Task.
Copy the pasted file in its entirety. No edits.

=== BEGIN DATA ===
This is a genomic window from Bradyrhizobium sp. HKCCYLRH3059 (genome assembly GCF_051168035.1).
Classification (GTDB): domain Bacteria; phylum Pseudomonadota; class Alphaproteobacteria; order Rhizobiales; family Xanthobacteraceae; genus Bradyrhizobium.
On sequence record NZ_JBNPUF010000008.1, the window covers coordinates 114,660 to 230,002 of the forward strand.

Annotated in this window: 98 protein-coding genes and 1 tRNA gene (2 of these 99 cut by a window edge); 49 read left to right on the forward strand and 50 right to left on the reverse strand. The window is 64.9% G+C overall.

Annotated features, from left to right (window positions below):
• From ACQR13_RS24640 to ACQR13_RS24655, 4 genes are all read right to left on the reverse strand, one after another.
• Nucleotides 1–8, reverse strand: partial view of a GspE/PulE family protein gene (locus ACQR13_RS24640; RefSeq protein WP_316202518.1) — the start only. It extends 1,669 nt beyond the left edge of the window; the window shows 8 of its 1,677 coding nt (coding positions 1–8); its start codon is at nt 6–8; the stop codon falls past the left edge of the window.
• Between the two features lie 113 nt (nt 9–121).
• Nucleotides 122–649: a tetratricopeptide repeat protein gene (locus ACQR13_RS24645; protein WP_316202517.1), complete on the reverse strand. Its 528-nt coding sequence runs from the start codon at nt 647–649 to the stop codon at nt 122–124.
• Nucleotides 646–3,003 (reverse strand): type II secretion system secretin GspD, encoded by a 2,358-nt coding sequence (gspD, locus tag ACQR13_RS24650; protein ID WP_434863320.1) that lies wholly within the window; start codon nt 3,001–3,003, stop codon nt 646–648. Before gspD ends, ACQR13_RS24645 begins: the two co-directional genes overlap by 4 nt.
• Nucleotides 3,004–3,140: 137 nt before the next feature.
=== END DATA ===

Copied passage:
This is a genomic window from Bradyrhizobium sp. HKCCYLRH3059 (genome assembly GCF_051168035.1).
Classification (GTDB): domain Bacteria; phylum Pseudomonadota; class Alphaproteobacteria; order Rhizobiales; family Xanthobacteraceae; genus Bradyrhizobium.
On sequence record NZ_JBNPUF010000008.1, the window covers coordinates 114,660 to 230,002 of the forward strand.

Annotated in this window: 98 protein-coding genes and 1 tRNA gene (2 of these 99 cut by a window edge); 49 read left to right on the forward strand and 50 right to left on the reverse strand. The window is 64.9% G+C overall.

Annotated features, from left to right (window positions below):
• From ACQR13_RS24640 to ACQR13_RS24655, 4 genes are all read right to left on the reverse strand, one after another.
• Nucleotides 1–8, reverse strand: partial view of a GspE/PulE family protein gene (locus ACQR13_RS24640; RefSeq protein WP_316202518.1) — the start only. It extends 1,669 nt beyond the left edge of the window; the window shows 8 of its 1,677 coding nt (coding positions 1–8); its start codon is at nt 6–8; the stop codon falls past the left edge of the window.
• Between the two features lie 113 nt (nt 9–121).
• Nucleotides 122–649: a tetratricopeptide repeat protein gene (locus ACQR13_RS24645; protein WP_316202517.1), complete on the reverse strand. Its 528-nt coding sequence runs from the start codon at nt 647–649 to the stop codon at nt 122–124.
• Nucleotides 646–3,003 (reverse strand): type II secretion system secretin GspD, encoded by a 2,358-nt coding sequence (gspD, locus tag ACQR13_RS24650; protein ID WP_434863320.1) that lies wholly within the window; start codon nt 3,001–3,003, stop codon nt 646–648. Before gspD ends, ACQR13_RS24645 begins: the two co-directional genes overlap by 4 nt.
• Nucleotides 3,004–3,140: 137 nt before the next feature.